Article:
I was reading Pope Francis’s encyclical Laudato Si when I began an article called “What is Wrong with the West’s Economies?” Published in the August 13, 2015 issue of The New York Review of Books, the article is by Edmund Phelps, 2006 Nobel Laureate in Economics, Director of Columbia’s Center on Capitalism and Society, and author of Mass Flourishing.
What surprised me was that sometimes I couldn’t tell which work I was reading.
“Many people have long felt the desire to do something with their lives besides consuming goods and having leisure. They desire to participate in a community in which they can interact and develop.”
“We were created with a vocation to work. The goal should not be that technological progress increasingly replace human work, for this would be detrimental to humanity. Work is a necessity, part of the meaning of life on this earth, a path to growth, human development and personal fulfillment.”
The first quote above is Phelps’s; the second is the pope’s. But Phelps also talks at length about “human growth and personal fulfillment.” His brief is that there’s a fundamental flaw in the West’s standard economic paradigm, which is a mechanical model where an economy’s success is measured by terms like “efficiency” and “productivity.”
What has been lost by following this paradigm is the concept of “good”: an economy whose goal is to offer “a good life” for each person. “The good life,” Phelps elaborates, “involves using one’s imagination, exercising one’s creativity, taking fascinating journeys into the unknown, and acting on the world—an experience I call ‘flourishing.'”
“We need to remember,” the Pope likewise elaborates, “that men and women have the capacity to improve their lot, to further their moral growth and to develop their spiritual endowments. Work should be the setting for this rich personal growth, where many aspects of life enter into play: creativity, planning for the future, developing our talents, living out our values, relating to others, giving glory to God.”
Hmmmm, I pause. What to make of this concurrence: one of the world’s leading economists and one of the world’s spiritual leaders both insisting that creativity is essential to human wellbeing, and that work which neglects to encourage creativity isn’t worth its paycheck?
The two men go in slightly different (though not at all conflicting) directions from here, issuing different though complementary imperatives. Pope Francis moves into the core theme of his encyclical: that, to save the earth, which is our common home, we must “replace consumption with sacrifice, greed with generosity, wastefulness with a spirit of sharing.”
Phelps moves into what we must do to make creativity, and hence human flourishing, the goal of our economies. His argument is more nuanced than I can do justice to in this short space. But he ends up here: our young people have been deprived of adventurousness by the combination of huge corporations coopting creative innovation for themselves, and our educational system’s emphasis on STEM subjects (science, technology engineering, and math).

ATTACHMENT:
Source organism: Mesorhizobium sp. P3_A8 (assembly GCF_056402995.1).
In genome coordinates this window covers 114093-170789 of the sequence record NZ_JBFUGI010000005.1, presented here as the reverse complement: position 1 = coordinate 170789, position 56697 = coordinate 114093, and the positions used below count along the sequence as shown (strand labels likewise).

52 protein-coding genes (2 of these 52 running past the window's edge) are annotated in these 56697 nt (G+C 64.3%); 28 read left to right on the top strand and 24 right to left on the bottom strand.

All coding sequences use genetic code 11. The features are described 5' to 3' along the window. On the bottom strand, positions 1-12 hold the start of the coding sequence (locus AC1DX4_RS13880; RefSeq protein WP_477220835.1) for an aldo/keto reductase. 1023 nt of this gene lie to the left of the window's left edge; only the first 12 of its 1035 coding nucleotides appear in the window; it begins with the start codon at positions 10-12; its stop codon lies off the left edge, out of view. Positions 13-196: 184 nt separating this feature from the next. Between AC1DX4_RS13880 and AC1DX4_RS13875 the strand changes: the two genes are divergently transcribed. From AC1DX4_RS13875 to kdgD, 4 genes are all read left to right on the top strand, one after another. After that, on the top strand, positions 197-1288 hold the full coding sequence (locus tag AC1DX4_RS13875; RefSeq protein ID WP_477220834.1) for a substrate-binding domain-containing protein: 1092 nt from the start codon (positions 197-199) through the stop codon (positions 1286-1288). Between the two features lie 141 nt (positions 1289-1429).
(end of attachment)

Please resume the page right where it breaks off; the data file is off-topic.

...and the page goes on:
“The problem is that young people are not taught to see the economy as a place where participants may imagine new things,” writes Phelps. So it’s “essential that high schools and colleges expose students to the human values expressed in the masterpieces of Western literature, so that young people will want to seek economies offering imaginative and creative careers.
Expose students to the human values expressed in the masterpieces of Western literature!This headline flashes across my mind: Nobel Laureate Economist Declares Reading Literary Classics Essential to Improving Economic Life.
Phelps’s essay ends here; but the former literature professor in me could hardly stop at this point. I had to play with a list of the Western literary classics I’d assign if I were still teaching. Classics that explore the best of human values. Here’s what I came up with:
The Odyssey for its values of hospitality and loyalty.
The Divine Comedy for its vision of how each of our flaws and virtues is interconnected within a cosmic order that rewards and punishes.
Shakespeare’s plays for how human freedom necessarily struggles to find its place within a cosmic order.
Jane Austen’s novels for their prime value of sensitivity to others.
Keats’s “Ode on a Grecian Urn” for the difficulty of reconciling our desire for artistic beauty with our awareness of transience.
Whitman’s “Song of Myself” for its radical egalitarianism (“Every atom belonging to me as good belongs to you”).
Madame Bovary for how we can be victimized by cultural stereotypes (in this case, of women’s place) as well as by our own romantic delusions.
War and Peace for the contrast between the lack of freedom of so-called “great” figures of history and the genuine freedom of ordinary people to act and make moral choices.
The Brothers Karamazov for exploring the ironically close relation between religious faith and its absence.
Huck Finn for the centrality of role-playing in our lives; also on how individual conscience can trump social ideology (“All right, then, I’ll go to hell.”).
Joyce’s Ulysses and Woolf’s To the Lighthouse for their celebration of private consciousness.
T.S. Eliot’s poetry: The Waste Land for a vision of a world without meaning or values; Four Quartets for a vision of each experienced moment as shot through with transcendence.
Okay, dear reader, what classics have I shamefully omitted?
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Written by: Peggy Rosenthal
Peggy Rosenthal is director of Poetry Retreats and writes widely on poetry as a spiritual resource. Her books include Praying through Poetry: Hope for Violent Times (Franciscan Media), and The Poets’ Jesus (Oxford). See Amazon for full list. She also teaches an online course, “Poetry as a Spiritual Practice,” through Image’s Glen Online program.